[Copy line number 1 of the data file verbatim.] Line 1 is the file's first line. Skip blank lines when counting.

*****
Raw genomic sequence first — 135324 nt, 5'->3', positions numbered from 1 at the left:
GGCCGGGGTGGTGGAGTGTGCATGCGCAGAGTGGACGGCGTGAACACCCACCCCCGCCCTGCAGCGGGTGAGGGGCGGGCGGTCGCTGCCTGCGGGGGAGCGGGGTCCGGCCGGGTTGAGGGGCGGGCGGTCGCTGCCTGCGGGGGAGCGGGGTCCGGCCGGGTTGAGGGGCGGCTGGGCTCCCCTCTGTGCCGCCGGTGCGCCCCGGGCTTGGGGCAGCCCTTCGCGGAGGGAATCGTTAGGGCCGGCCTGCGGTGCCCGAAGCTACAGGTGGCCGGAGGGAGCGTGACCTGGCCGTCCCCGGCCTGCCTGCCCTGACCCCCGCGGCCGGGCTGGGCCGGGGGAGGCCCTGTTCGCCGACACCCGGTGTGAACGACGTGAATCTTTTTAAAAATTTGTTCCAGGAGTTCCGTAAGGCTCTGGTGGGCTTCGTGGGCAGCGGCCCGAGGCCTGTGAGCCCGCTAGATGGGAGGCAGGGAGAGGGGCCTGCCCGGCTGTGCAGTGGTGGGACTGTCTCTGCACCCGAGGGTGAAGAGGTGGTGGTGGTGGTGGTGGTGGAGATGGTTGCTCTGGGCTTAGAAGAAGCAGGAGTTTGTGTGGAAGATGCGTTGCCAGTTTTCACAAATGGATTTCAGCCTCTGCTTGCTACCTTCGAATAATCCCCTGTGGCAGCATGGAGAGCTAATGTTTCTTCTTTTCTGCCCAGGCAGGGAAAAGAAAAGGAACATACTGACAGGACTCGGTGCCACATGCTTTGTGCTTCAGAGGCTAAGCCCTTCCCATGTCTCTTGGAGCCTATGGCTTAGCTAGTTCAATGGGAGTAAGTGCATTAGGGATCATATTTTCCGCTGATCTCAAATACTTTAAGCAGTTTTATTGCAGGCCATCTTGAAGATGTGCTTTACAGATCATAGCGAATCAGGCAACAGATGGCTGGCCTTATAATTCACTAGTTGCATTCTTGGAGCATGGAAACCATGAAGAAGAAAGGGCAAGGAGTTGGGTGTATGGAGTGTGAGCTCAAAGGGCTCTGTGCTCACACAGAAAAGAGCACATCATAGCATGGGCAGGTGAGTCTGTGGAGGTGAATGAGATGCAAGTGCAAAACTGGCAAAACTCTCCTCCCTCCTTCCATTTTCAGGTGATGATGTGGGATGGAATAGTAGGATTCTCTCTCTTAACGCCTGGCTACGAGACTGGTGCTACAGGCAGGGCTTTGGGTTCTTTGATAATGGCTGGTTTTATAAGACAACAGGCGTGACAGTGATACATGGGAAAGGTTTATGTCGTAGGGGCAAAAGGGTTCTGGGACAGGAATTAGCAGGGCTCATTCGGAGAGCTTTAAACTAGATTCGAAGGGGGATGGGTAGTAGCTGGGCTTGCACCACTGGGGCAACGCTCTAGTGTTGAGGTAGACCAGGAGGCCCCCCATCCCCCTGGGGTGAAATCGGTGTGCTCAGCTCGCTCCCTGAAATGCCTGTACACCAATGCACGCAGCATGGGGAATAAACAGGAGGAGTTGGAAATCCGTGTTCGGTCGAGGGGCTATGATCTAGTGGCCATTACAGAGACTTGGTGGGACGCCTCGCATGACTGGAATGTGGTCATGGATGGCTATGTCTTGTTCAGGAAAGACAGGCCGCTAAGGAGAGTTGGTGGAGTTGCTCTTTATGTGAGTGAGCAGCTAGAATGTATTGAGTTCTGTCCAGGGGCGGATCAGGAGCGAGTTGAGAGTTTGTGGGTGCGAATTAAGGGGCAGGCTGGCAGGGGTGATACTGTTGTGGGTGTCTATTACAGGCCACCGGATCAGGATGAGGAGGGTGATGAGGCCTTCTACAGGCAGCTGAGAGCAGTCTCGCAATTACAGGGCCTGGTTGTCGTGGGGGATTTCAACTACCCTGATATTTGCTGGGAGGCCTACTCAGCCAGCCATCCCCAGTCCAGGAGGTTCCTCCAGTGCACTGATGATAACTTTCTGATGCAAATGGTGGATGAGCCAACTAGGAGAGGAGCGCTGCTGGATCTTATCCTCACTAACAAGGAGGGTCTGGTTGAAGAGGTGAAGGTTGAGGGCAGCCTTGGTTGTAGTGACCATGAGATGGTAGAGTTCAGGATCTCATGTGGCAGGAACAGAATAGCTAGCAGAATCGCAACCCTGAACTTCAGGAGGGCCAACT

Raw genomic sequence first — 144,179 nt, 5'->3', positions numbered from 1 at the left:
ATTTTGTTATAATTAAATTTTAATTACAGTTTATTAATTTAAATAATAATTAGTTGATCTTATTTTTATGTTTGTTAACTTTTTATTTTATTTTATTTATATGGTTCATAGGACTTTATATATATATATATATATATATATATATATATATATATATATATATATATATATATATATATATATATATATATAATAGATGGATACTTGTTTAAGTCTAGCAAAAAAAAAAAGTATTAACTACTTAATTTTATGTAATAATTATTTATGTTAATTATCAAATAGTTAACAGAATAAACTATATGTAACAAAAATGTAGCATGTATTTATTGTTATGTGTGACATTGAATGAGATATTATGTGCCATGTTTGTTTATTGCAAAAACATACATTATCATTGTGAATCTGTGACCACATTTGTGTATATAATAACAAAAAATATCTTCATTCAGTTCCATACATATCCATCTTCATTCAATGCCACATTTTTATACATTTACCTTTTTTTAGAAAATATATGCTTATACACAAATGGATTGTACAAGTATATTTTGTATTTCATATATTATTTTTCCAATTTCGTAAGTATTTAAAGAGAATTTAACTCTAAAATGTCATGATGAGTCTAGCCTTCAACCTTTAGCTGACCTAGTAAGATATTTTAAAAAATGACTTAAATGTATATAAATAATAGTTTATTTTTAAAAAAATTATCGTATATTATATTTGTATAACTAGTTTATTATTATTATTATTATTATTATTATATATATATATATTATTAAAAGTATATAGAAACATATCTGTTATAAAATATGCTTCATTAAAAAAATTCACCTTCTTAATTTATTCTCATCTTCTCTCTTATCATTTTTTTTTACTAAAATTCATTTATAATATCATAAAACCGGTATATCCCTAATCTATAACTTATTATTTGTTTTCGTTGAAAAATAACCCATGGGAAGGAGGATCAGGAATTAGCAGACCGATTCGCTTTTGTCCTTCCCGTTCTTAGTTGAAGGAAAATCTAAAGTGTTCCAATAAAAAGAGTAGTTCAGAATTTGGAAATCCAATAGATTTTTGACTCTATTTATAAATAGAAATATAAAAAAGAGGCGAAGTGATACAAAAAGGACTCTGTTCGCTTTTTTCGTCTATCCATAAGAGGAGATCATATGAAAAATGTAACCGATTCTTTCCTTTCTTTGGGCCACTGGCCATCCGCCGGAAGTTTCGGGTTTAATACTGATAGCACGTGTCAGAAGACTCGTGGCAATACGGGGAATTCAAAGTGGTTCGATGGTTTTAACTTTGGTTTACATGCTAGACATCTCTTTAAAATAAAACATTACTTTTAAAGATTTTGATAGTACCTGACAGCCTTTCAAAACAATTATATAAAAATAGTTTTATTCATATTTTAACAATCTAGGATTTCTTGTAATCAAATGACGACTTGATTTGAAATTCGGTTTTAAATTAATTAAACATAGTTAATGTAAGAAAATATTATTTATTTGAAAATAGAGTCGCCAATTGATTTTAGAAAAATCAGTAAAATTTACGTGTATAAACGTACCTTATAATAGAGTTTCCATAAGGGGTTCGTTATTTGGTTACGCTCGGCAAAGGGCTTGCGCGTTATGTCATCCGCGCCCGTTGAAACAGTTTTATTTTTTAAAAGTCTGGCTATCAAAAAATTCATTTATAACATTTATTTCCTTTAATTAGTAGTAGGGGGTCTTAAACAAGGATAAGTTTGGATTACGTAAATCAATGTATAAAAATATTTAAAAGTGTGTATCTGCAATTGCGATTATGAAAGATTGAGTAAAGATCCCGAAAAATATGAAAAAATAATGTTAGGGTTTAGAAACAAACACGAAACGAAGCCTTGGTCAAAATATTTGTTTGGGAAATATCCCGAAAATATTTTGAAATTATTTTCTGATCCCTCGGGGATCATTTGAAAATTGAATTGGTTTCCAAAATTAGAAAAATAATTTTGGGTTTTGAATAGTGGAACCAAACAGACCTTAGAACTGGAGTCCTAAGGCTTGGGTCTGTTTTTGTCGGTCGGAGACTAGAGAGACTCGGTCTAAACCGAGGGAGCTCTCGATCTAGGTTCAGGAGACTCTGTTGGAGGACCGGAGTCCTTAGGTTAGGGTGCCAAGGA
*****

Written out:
Raw genomic sequence first — 135324 nt, 5'->3', positions numbered from 1 at the left: